“Because he’s not American he doesn’t have the worshipful reverence about the Kennedys. It’s not disrespectful in any way, just human, and I hope it does a greater service to a person than just worshipful portraits.”
Portman is best known for Darren Aronofksy’s psychological thriller Black Swan, for which she won an Oscar for Best Actress, a Golden Globe and BAFTA in 2010, but she has starred in more than 25 films, from her first role in Luc Besson’s 1994 action thriller Léon when she was 12, Closer (Oscar nomination and Golden Globe award), V for Vendetta, The Other Boleyn Girl and George Lucas’ Star Wars prequels. Stage roles include The Seagull opposite Meryl Streep, Kevin Kline and Philip Seymour Hoffman, while she also wrote, directed, produced and starred in A Tale of Love and Darkness, based on Amos Oz’s memoir, and wrote and directed Eve starring Lauren Bacall. There are documentaries too, The Seventh Fire, about Native American gangs, and Eating Animals, from Jonathan Safran Foer’s book about the meat industry.
And Jackie is not the only film Portman has due for release this year: there’s Planetarium opposite Lily Rose-Depp, about clairvoyant sisters, Alex Garland’s sci-fi Annihilation, Song to Song, written and directed by Terrence Malick, starring an ensemble cast including Ryan Gosling, Rooney Mara and Michael Fassbender, plus in the pipeline a biopic about Ruth Bader Ginsburg, the US Supreme Court judge and gender equality and civil liberties champion.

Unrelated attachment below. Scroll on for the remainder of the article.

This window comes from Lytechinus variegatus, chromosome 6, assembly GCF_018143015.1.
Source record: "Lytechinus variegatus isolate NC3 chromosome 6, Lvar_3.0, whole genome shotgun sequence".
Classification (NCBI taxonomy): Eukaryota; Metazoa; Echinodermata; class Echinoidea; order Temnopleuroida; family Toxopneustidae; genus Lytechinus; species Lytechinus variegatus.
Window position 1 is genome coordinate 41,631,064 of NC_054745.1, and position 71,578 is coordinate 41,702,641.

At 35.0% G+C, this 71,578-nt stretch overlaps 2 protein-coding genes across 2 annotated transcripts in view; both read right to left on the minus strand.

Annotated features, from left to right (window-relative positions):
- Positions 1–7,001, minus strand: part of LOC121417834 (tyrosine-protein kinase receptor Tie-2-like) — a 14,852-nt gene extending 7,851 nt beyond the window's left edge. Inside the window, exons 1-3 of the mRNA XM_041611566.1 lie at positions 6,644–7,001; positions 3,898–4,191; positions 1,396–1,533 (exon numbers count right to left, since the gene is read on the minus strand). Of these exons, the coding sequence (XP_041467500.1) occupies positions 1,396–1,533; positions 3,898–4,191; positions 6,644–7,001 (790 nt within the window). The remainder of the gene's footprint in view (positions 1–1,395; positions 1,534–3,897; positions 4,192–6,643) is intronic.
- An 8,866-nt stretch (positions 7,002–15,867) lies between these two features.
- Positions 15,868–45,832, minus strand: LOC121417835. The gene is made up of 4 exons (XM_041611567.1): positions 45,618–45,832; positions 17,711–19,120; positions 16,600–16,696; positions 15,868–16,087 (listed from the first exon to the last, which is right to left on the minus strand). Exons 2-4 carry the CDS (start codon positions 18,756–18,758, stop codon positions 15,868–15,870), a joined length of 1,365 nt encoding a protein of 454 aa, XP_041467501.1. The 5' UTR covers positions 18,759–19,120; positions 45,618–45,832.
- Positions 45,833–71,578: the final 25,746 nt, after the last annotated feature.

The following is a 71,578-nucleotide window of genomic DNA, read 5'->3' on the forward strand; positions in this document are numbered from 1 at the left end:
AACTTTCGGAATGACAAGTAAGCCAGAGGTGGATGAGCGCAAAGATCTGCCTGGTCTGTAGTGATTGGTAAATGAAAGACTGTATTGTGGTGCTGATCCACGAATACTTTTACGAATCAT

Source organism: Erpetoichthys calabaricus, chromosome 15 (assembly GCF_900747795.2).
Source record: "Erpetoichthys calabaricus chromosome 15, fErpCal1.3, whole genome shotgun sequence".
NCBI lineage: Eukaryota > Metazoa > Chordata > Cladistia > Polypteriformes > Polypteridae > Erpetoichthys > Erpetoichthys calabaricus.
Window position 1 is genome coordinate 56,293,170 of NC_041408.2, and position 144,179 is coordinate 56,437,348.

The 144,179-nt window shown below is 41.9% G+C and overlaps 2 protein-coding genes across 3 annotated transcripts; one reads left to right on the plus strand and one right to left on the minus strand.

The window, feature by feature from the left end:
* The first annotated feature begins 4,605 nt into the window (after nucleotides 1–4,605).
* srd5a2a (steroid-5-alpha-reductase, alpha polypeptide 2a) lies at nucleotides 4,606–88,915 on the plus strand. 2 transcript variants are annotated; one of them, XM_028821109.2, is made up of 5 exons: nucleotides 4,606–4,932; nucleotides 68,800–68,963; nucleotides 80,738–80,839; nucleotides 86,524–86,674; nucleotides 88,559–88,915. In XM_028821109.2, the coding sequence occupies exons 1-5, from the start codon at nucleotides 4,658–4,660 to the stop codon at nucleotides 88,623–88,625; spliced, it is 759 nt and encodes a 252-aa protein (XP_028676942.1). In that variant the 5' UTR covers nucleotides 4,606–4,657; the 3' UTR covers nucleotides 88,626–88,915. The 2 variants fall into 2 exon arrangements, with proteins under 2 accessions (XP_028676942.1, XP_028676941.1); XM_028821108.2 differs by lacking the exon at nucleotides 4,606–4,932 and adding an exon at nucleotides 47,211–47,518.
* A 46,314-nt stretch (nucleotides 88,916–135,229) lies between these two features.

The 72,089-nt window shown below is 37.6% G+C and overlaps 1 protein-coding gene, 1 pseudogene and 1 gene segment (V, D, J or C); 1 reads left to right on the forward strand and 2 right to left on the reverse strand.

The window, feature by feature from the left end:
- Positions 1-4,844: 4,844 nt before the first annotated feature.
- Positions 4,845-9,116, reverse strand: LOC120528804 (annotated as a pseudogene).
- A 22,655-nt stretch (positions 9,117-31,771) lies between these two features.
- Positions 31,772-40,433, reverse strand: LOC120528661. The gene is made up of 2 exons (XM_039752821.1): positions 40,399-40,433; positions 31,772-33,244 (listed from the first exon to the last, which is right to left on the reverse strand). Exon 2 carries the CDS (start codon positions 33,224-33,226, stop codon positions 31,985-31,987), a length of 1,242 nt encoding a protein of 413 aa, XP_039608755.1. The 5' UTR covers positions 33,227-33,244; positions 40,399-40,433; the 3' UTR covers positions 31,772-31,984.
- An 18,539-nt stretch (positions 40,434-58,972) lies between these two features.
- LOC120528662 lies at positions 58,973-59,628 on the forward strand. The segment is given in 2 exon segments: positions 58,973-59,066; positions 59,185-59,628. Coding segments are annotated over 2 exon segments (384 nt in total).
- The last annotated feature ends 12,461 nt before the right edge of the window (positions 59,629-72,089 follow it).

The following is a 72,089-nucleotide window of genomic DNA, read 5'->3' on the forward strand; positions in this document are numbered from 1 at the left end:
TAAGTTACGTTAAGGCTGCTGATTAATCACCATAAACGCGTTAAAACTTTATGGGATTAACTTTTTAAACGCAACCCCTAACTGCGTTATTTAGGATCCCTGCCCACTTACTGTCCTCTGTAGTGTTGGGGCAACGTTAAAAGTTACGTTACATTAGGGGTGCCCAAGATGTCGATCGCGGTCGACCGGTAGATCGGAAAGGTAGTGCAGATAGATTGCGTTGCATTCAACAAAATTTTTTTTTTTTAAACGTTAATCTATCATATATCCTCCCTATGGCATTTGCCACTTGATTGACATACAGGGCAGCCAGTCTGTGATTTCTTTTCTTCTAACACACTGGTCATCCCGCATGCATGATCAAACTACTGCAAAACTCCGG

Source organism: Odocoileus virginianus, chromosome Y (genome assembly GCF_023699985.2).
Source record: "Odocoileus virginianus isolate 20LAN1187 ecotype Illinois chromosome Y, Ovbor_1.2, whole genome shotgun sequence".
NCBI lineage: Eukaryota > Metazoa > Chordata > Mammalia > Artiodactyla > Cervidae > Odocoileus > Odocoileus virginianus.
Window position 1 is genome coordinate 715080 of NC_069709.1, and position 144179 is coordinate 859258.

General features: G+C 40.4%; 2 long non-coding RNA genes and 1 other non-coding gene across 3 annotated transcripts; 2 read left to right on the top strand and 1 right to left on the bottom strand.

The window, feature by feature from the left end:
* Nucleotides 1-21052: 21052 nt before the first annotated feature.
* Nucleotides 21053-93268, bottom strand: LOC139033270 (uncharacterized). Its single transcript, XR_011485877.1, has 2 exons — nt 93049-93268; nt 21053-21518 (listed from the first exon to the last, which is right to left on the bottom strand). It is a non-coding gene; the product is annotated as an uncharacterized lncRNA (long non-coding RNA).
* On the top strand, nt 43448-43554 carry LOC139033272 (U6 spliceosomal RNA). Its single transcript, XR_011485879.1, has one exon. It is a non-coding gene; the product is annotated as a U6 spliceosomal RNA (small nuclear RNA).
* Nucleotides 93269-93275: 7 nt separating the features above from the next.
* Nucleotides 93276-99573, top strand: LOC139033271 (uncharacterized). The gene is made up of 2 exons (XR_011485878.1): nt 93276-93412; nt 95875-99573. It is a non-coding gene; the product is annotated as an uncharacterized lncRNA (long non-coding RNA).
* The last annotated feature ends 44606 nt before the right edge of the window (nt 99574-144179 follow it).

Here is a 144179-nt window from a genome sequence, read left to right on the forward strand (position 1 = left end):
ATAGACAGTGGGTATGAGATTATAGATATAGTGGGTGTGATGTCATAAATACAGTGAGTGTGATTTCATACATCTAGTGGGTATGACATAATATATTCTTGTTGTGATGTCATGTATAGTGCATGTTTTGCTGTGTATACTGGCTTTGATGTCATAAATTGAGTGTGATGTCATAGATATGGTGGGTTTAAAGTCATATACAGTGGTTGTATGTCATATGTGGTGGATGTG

“The last one I haven’t filmed yet, that will be a long time,” she says.
It will be a long time because Portman is pregnant for a second time, with husband choreographer Benjamin Millepied, who she met on Black Swan and married in 2012. They already have one son together, five year old Aleph, with the baby due in the spring. I congratulate her.
“Thank you,” she says politely. Is her son looking forward to being a big brother? “I don’t discuss my family, I’m sorry,” she says, again politely.
Fair enough, she’s an actor, let’s get back to her work.
“Annihilation I’ve finished and Planetarium is out already in France,” she says.
Clairvoyancy, sci-fi, a feminist judge, it’s safe to say Portman doesn’t go for the easy eye candy roles, preferring something with a challenge.
“I always want to try something different so sometimes I make a romantic comedy, sometimes an action movie, sometimes a small dramatic film, all challenging in their own way,” she says.
With a degree in psychology from Harvard, Portman is no airhead. Does she think having an insight into the way we think helps in getting inside the heads of her characters?
“No, I think it’s very much a skill of imagining someone else as in their life. I don’t think you can ever know what someone else is thinking. I don’t think we even know what we ourselves are thinking half the time.”
At this stage in her career Portman has acted, produced and directed and has the luxury of making choices.